It’s important to realize that most of the garbage in the gyres are not big pieces. Instead, they make up a cloud of tiny plastic particles, says environmental scientist Marcus Eriksen. “We should not be calling these things garbage patches but rather a ‘plastic smog,’” he says. Smog is a type of pollution that clouds the air with tiny particles.
Eriksen studies plastic pollution in oceans and lakes through his nonprofit organization, the 5 Gyres Institute. He discovered the South Pacific garbage patch in 2011. He says Moore’s recent trip turned up more trash than he found when he first sailed through. That could mean the amount of plastic in the water is increasing. Or it could show that pollution levels go up and down over time.
“The ocean is highly variable,” Eriksen says. But in general, he says, ocean garbage seems to be increasing.
Plastic may swirl around in a gyre for a while, but it won't stay there forever. Eventually it will sink into deeper ocean currents that carry it around the world. That’s why ocean plastic is everybody’s problem, Eriksen says. “This ‘smog’ is diffusing around the globe. Wherever there’s seawater today, there’s microplastic.”
cloud A plume of molecules or particles, such as water droplets, that move under the action of an outside force, such as wind, radiation or water currents.
current A fluid — such as of water or air — that moves in a recognizable direction.
expedition A journey (usually relatively long or over a great distance) that a group of people take for some defined purpose, such as to map a region’s plant life or to study the local microclimate.
fog A thick cloud of water droplets that touches the ground.
gyre (as in the ocean) A ringlike system of ocean currents that rotate clockwise in the Northern Hemisphere and counterclockwise in the Southern Hemisphere. Many of the biggest, most persistent gyres have become collection sites for floating long-lived trash, especially plastic.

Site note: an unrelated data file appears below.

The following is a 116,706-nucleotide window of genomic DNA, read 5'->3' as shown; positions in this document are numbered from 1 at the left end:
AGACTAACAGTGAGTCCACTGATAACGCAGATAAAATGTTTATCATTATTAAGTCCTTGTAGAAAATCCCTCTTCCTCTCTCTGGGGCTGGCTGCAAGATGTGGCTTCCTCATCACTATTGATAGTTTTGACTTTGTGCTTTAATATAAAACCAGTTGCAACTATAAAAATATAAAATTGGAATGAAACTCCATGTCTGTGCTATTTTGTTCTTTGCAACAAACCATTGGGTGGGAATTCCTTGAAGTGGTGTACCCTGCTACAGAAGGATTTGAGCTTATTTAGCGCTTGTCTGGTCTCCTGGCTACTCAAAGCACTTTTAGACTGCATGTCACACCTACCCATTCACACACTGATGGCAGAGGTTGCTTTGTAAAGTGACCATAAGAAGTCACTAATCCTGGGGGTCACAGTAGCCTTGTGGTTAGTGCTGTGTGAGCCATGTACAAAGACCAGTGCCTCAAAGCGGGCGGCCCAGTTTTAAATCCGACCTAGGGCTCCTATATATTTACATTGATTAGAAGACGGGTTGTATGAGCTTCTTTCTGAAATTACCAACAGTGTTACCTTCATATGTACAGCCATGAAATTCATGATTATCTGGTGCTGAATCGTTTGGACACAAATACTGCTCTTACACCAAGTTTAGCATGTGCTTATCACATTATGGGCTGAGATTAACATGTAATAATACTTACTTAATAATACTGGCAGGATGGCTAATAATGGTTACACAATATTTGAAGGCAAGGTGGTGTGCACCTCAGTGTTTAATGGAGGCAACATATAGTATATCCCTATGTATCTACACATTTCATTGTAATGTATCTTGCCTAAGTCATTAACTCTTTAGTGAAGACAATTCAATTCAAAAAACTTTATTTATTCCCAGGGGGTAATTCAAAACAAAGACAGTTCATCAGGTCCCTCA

microplastic A small piece of plastic, 5 millimeters (0.2 inch) or smaller in size. Microplastics may have been produced at that small size, or their size may be the result of the breakdown of water bottles, plastic bags or other things that started out larger.
model A simulation of a real-world event (usually using a computer) that has been developed to predict one or more likely outcomes.
Pacific The largest of the world’s five oceans. It separates Asia and Australia to the west from North and South America to the east.
particle A minute amount of something.
plastic Any of a series of materials that are easily deformable; or synthetic materials that have been made from polymers (long strings of some building-block molecule) that tend to be lightweight, inexpensive and resistant to degradation.
sea An ocean (or region that is part of an ocean). Unlike lakes and streams, seawater — or ocean water — is salty.
seawater The salty water found in oceans.
smog A kind of pollution that develops when chemicals react in the air. The word comes from a blend of “smoke” and “fog,” and was coined to describe pollution from burning fossil fuels on cold, damp days. Another kind of smog, which usually looks brown, develops when pollutants from cars react with sunlight in the atmosphere on hot days.